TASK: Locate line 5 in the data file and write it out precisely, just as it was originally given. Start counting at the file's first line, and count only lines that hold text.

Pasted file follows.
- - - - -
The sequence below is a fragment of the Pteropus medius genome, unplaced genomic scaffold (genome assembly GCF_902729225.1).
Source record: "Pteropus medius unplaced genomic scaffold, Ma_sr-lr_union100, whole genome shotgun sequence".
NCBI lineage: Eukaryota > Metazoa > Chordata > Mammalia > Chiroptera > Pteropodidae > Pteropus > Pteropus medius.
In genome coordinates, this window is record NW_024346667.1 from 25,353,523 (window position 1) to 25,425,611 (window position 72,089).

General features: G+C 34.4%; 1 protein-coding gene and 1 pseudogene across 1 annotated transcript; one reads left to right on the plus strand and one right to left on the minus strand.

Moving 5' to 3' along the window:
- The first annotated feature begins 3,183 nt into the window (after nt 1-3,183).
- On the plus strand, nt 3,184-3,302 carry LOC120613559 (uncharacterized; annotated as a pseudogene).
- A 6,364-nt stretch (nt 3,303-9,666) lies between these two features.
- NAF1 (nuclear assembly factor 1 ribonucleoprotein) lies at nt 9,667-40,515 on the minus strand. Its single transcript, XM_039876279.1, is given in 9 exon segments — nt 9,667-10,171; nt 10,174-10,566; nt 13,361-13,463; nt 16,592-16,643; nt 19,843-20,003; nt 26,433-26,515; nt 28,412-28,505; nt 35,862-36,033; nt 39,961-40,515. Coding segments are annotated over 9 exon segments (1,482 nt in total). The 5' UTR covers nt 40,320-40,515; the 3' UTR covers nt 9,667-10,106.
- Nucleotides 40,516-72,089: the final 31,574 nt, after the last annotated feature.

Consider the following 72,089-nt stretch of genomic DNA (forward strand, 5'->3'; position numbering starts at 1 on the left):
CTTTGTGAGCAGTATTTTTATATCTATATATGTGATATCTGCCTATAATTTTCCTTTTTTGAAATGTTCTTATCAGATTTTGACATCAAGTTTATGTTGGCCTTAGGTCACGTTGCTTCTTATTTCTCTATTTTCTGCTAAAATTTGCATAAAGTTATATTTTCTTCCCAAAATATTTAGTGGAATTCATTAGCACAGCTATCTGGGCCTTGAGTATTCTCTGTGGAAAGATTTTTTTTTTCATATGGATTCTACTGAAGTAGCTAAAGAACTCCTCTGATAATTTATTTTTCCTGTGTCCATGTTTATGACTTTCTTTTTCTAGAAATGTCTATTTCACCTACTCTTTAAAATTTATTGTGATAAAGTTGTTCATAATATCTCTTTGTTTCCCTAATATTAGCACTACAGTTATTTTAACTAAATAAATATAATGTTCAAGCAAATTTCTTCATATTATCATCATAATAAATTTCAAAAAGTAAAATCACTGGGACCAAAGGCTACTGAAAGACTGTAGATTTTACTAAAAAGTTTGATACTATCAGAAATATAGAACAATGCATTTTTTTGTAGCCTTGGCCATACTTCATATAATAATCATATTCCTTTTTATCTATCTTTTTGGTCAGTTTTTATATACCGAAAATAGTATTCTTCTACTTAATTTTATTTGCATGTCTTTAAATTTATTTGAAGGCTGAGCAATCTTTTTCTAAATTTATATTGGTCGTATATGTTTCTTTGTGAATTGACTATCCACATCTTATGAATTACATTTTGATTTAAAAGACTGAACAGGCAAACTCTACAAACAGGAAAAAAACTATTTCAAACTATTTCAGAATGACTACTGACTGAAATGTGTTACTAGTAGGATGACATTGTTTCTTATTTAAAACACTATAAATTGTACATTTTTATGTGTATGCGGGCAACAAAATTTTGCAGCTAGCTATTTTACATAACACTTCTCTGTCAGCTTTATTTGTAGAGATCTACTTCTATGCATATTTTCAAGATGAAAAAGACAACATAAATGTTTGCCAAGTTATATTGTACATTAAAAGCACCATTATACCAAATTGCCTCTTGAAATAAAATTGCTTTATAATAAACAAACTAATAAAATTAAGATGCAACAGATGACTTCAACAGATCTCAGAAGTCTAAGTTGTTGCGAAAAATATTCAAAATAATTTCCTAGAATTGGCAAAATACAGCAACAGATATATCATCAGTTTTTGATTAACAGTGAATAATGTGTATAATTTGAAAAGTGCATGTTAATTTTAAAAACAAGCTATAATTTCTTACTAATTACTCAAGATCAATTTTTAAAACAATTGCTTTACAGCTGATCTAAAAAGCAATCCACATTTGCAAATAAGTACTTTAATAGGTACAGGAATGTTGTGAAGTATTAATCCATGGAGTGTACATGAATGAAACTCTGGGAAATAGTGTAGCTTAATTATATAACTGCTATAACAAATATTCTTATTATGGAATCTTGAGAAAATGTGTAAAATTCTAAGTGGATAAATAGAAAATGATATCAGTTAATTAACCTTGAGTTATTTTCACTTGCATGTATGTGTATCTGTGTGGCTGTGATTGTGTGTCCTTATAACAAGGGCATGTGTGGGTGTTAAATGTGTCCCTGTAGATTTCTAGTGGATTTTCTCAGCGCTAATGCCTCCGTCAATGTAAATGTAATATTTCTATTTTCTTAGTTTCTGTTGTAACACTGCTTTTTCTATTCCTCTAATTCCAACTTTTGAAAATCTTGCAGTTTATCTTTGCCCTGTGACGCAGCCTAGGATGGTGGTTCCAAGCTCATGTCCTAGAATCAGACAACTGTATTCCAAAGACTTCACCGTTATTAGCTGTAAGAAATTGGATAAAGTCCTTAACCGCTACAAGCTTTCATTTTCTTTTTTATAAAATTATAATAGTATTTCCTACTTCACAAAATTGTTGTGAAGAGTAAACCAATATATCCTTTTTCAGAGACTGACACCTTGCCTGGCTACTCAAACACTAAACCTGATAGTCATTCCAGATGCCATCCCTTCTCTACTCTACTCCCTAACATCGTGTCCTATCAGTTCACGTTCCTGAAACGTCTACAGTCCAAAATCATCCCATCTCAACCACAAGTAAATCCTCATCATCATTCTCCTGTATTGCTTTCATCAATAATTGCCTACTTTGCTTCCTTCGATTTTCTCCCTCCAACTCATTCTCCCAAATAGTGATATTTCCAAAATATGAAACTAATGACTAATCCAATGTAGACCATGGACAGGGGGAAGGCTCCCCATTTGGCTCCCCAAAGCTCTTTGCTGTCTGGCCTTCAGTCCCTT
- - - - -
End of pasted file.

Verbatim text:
General features: G+C 34.4%; 1 protein-coding gene and 1 pseudogene across 1 annotated transcript; one reads left to right on the plus strand and one right to left on the minus strand.